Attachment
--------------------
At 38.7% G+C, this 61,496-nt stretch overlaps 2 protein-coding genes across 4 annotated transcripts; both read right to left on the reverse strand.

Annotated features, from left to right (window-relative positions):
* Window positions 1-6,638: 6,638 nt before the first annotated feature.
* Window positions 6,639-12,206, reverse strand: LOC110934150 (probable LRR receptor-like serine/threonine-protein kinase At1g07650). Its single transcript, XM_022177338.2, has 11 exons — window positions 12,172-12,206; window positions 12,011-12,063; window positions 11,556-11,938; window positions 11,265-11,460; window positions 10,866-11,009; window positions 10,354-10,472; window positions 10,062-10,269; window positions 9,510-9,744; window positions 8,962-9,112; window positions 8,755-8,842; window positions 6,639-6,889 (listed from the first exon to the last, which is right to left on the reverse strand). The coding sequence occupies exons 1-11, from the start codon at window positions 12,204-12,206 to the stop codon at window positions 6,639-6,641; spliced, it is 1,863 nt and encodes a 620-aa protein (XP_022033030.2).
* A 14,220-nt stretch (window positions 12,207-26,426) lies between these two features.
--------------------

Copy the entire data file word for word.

At 38.7% G+C, this 61,496-nt stretch overlaps 2 protein-coding genes across 4 annotated transcripts; both read right to left on the reverse strand.

Annotated features, from left to right (window-relative positions):
* Window positions 1-6,638: 6,638 nt before the first annotated feature.
* Window positions 6,639-12,206, reverse strand: LOC110934150 (probable LRR receptor-like serine/threonine-protein kinase At1g07650). Its single transcript, XM_022177338.2, has 11 exons — window positions 12,172-12,206; window positions 12,011-12,063; window positions 11,556-11,938; window positions 11,265-11,460; window positions 10,866-11,009; window positions 10,354-10,472; window positions 10,062-10,269; window positions 9,510-9,744; window positions 8,962-9,112; window positions 8,755-8,842; window positions 6,639-6,889 (listed from the first exon to the last, which is right to left on the reverse strand). The coding sequence occupies exons 1-11, from the start codon at window positions 12,204-12,206 to the stop codon at window positions 6,639-6,641; spliced, it is 1,863 nt and encodes a 620-aa protein (XP_022033030.2).
* A 14,220-nt stretch (window positions 12,207-26,426) lies between these two features.